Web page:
Most weeks, I’ll do the majority of my planning on Saturday night or Monday morning so I can be prepared for the week. However, many tasks also get written down as the week goes on.
First, I start by writing out the days of the week throughout the page.
Next, I write down everything that I know needs to be done on specific days. For example, grocery planning on Monday, grocery shopping on Tuesday, meeting on Thursday, etc.
After that, I’ll go to the top of the page and fill in the tasks that I’d like to work on or finish but aren’t necessarily time-specific. This often includes batch food that needs to be made, errands that need to be run, or cleaning or organizing that I want to accomplish.
Once these parts are completed, it’s easy to fill in the rest of the week. I can look what NEEDS to be done each day. Then, depending on how busy that day is, add a couple of tasks from the top of the list. Other tasks tend to get added throughout the week, such as laundry or anything else that comes up.
Finding the balance between too many goals and not enough goals
I thrive on accomplishing goals and getting things done! Therefore, it’s frustrating to me when the day is done and not everything is crossed off my list.
Even so, I don’t want to be a slave to my list. My first priority is being there for my kids and my husband. Often, this means something unexpected comes up and the list has to wait. Diaper blowouts and missed naps happen sometimes. And that’s okay!
I remedy this by trying to assign a little less than I think I can accomplish for the day. This way, I have a better chance of getting it all done and feeling less frustrated. Then, if I have more time, I can go to the top of the page and start on another task that wasn’t assigned to a specific day.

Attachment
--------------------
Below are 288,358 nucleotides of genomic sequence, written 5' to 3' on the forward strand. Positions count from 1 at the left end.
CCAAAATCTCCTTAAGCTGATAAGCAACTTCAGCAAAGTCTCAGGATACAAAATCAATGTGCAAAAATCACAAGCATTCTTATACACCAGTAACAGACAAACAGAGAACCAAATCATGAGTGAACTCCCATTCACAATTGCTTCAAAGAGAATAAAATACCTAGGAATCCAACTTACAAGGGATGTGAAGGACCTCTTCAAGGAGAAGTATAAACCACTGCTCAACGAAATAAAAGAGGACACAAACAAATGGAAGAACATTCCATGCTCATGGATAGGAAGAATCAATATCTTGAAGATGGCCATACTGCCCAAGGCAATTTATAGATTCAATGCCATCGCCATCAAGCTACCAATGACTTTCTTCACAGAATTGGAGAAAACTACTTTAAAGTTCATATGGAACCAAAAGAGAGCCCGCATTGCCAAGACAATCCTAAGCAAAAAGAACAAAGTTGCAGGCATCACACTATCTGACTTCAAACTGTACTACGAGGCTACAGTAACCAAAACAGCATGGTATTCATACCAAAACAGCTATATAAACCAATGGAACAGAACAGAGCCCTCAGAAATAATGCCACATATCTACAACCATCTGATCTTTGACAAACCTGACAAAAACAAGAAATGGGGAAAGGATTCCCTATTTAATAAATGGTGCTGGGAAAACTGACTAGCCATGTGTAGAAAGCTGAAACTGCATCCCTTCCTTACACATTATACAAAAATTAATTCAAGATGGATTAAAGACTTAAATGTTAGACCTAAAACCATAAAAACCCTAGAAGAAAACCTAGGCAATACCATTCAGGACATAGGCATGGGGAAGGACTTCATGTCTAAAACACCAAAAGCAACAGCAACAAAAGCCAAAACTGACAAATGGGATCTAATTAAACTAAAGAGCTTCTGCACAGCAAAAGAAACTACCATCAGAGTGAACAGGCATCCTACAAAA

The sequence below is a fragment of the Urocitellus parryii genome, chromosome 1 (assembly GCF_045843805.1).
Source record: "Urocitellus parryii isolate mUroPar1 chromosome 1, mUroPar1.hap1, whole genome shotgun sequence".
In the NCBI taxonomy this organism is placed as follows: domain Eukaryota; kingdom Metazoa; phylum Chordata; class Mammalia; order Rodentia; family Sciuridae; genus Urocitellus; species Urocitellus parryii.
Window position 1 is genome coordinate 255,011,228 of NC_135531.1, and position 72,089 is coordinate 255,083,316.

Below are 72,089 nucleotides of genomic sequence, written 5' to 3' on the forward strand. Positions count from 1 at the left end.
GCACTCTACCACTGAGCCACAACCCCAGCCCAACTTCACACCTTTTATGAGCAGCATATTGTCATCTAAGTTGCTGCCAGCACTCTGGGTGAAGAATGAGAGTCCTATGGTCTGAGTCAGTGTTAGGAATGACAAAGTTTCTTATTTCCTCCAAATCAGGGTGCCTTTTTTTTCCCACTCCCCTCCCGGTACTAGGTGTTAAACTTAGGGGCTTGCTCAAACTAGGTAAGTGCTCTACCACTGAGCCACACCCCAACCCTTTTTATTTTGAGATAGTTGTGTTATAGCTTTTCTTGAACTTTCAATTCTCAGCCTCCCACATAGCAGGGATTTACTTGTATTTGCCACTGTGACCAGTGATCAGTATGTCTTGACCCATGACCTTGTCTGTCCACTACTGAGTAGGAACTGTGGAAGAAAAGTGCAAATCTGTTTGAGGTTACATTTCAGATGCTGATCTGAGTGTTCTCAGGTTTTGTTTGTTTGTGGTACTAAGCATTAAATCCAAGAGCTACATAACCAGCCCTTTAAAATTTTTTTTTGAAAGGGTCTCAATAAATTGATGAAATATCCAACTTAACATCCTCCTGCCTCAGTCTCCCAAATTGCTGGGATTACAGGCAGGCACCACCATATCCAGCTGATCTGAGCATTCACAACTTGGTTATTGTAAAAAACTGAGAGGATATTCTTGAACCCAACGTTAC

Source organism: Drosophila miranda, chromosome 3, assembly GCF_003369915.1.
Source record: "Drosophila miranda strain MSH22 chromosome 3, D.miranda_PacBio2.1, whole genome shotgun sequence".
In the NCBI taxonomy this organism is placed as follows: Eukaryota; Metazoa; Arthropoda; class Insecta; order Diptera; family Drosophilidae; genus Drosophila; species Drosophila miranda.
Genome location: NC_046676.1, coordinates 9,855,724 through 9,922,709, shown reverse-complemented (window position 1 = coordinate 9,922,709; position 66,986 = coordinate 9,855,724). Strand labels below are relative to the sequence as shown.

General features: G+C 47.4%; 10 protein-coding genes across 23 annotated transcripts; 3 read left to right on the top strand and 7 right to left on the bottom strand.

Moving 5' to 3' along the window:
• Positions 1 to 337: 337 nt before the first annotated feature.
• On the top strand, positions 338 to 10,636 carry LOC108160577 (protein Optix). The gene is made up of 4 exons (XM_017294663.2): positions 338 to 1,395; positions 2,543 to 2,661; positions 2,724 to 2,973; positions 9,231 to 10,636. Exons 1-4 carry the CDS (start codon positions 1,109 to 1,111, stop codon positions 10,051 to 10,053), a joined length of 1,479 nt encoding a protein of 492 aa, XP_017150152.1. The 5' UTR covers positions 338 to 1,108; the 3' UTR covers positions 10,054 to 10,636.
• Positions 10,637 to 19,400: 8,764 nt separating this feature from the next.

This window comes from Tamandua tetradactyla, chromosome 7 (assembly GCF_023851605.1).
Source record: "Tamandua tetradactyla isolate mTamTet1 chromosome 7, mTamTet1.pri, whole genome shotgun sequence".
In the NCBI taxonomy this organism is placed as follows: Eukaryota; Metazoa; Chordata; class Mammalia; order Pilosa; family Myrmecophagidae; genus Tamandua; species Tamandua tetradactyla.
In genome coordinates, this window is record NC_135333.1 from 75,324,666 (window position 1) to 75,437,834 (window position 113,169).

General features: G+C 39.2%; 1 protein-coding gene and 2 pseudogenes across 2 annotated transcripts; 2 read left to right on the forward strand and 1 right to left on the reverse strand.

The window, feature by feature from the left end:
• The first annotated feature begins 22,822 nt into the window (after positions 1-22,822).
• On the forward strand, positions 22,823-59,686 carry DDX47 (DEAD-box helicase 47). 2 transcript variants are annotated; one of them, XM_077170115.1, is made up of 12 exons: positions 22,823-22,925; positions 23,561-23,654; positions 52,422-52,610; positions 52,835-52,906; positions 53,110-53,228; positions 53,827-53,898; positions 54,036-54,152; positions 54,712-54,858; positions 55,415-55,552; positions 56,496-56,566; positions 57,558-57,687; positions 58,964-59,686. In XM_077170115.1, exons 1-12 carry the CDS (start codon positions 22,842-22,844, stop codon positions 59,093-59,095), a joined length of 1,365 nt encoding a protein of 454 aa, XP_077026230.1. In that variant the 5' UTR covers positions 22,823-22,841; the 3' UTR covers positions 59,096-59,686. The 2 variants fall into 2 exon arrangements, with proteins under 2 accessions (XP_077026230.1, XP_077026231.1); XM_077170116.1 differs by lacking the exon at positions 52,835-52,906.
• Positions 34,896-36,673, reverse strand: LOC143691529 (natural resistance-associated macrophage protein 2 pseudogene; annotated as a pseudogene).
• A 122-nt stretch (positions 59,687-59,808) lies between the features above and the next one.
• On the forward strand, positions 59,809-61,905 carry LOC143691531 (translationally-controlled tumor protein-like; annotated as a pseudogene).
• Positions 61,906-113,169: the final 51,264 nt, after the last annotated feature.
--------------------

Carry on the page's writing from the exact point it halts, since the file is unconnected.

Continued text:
Other tips and tricks for planning your week
It’s a rare week when every single item on the list is accomplished. Don’t fret if things are left over! Just roll them over to the next week.
Another strategy that helps me a ton is always prioritizing the most important tasks. Sometimes I do this on paper, and sometimes it’s just in my head. Simply put a star next to the tasks that are essential. Then, you won’t have to think hard when deciding what to do first!
My other favorite part about this notebook method is that it leaves room for any other notes or information that I need to remember. Most of the back sides of the pages of my notebook are filled with random lists or ideas or other notes that come up during the weeks. Pretty much all of the information I need to remember is somewhere in my notebook. This way, I don’t have to search around the house through piles of sticky notes when I need to remember something!
Make the simplest weekly planning strategy work for you!
I hope this simple weekly planning strategy helps you in your endeavors to stay productive and serve your family and others! I love how it helps me make the most of my time and takes the effort out of remembering all of the things.
What are your favorite ways to stay productive in your week?